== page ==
In the sphere of education, a slew of disastrous moves have been initiated like the Central University Act, CBCS, RUSA, rampant saffronisation in syllabus and appointments and curtailment of academic freedom and campus democracy.

All avenues of stable, dignified employment are being dismantled. In the name of ‘Make in India,’ there is an all-out attempt to unmake country’s plural, democratic fabric and our collective future.

In such a backdrop, the call of the 1857 fighters resonates again for Indian citizens today. This is why AISA held its 8th National Conference on 10th May 2015 with the call – ‘10th May Calls Us to the Fore – Company Raj No More’ and the resolve to build nationwide movement to fight the Modi govt.’s policy offensives, particularly in the field of education and employment.

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Comrade Abhyuday

The Conference resolved to build nation-wide movement against CBCS, Central University Bill, RUSA, binding commitments to WTO, Lyngdoh Committee recommendations and attacks on campus democracy.

Around 300 delegates from 15 states and UTs participated in the national conference. The inaugural session was addressed by Com. Dipankar Bhattachrya, Gen Sec, CPI-ML; Prashant Bhushan, Activist and Supreme Court Lawyer; Nandita Narain, President, DUTA and FEDCUTA; Com. Kavita Krishnan, Sec, AIPWA; Com. Ashok Mishra, Gen Sec, AIDSO, Com. Vishwajeet, Gen Sec, AISF; Com. Sunand, Delhi State Sec, SFI and Com. Ishan, Gen Sec, DSF.


DUTA President Nandita Narain Addressing the conference

DUTA President Nandita Narain said that the proposed CBCS was just FYUP in another form, and should be opposed by another movement on the scale of the anti-FYUP movement. She underlined the fact that the blueprint of privatisation of education was put in place by the previous UPA government,
and is now being aggressively pursued by the Modi government. Pointing out that various Indian governments are following WTO diktats to declare education as a ‘tradeable commodity’, she added that the script of selling out education is being written globally.

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Prashant Bhushan, Noted Human Right Lawyer addressing the Conference

Human rights advocate Prashant Bhushan also addressed the conference and said that sycophants and ideologues of the RSS are being placed at the head of all the institutions of our country. All dissent is being curbed and activists are being hounded. Prof Saibaba who is 80% disabled is denied bail, while Salman Khan who has been clearly convicted is granted bail immediately, he added.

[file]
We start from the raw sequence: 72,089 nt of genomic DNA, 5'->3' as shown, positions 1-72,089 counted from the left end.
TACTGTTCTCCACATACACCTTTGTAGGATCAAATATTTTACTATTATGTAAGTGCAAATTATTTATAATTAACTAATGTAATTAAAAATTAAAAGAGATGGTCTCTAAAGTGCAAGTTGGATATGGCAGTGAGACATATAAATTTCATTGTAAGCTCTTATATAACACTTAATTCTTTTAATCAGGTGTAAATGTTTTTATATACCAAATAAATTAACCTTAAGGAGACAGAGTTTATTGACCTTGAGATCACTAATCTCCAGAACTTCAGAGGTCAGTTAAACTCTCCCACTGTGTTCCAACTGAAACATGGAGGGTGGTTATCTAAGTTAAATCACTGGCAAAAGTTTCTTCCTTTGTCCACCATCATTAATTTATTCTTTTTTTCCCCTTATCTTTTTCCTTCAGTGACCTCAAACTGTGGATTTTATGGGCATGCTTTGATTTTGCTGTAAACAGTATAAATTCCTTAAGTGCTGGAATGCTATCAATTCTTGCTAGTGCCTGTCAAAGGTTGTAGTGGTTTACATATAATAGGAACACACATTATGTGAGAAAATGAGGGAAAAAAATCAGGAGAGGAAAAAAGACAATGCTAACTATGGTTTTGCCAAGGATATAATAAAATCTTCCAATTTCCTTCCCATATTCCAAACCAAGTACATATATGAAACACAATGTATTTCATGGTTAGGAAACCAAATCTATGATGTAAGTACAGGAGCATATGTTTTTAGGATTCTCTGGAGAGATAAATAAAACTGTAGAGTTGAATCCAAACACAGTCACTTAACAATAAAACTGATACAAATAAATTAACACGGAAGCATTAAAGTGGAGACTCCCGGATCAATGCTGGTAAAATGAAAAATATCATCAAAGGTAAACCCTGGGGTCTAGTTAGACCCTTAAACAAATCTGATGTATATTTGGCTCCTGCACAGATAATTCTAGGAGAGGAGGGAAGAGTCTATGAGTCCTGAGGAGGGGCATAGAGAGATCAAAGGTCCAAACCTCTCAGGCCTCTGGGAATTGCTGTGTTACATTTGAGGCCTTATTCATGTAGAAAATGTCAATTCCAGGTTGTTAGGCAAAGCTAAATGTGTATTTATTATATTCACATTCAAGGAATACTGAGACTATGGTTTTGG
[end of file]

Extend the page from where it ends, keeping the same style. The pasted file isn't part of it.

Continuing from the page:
CPIML General Secretary Comrade Dipankar Bhattacharyya

CPI(ML) general secretary Dipankar Bhattacharya, addressing the conference, noted that the conference was being held on the anniversary of the historic 1857 war of independence against the colonial British rule. He said that the significance and relevance of 1857 is all the more relevant now, when the ruling government is hell-bent on instituting a new form of ‘Company Raj’ and carrying forward the British legacy of divide and rule. Kavita Krishnan welcomed the conference on behalf of AIPWA as well as the All India Peoples’ Forum (AIPF), and said that students have a historic role to play in challenging the ideological assaults of the ruling powers. “Today, the likes of Dinanath Batra try to tell us that it is ‘anti-national’ to blow candles and cut a cake on one’s birthday, while it is perfectly patriotic to deny Indian students the right to a decent, quality and affordable education! They try to tell us that it is ‘women’s empowerment’ to prevent women from marrying men of their choice – the entire patriarchal and communal Love Jihad campaign is being run in the name of protecting women’s rights. In such a situation, it is students and youth who can play a very crucial role in redefining the meaning of ‘nationalism’, and women’s rights”, she said.


Comrade Kavita Krishnan

Throughout the two days’ long deliberation, the delegates emphasised the need to build up a strong movement against the recent policy offensive on education by the central government. Along with 23% budget cut in school education and 8% budget cut in higher education, the Modi government is up in arms to sell out academic autonomy, quality and accessibility to corporate interest. Far from ensuring free and universal KG to PG education, the central government’s recent policies on education will only ensure destruction of quality of education, compromise academic autonomy and roll out red carpet for corporate interests.

The conference resolved to build up movement along with other like-minded forces to ensure universal quality education and resist the recent policy offensives.

The conference also recognised that the student movement at this juncture has twin responsibility of student-youth’s right for universal, equitable, inclusive and quality education, dignified employment as well as defending country’s sovereignty and secular fabric against the steady sell-out to corporate and imperialists interests and communalisation of India’s body polity.

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Newly Elected National EC

The new National Team: The conference elected a National Council of 115 members, a National Executive of 57 members and a 10 member National Office-Bearer team. Com. Ajit, Com. Saikat, Com. Abhilasha and Com. Sunil have been elected as the National Joint Secretaries of AISA. Com. Farhan, Com. Rinki, Com. Ranjeet and Com. Ranajoy have been elected as the National Vice-Presidents of AISA. Com. Sucheta has been elected as the National President and Com. Sandeep Saurav has been elected as the National General Secretary of AISA.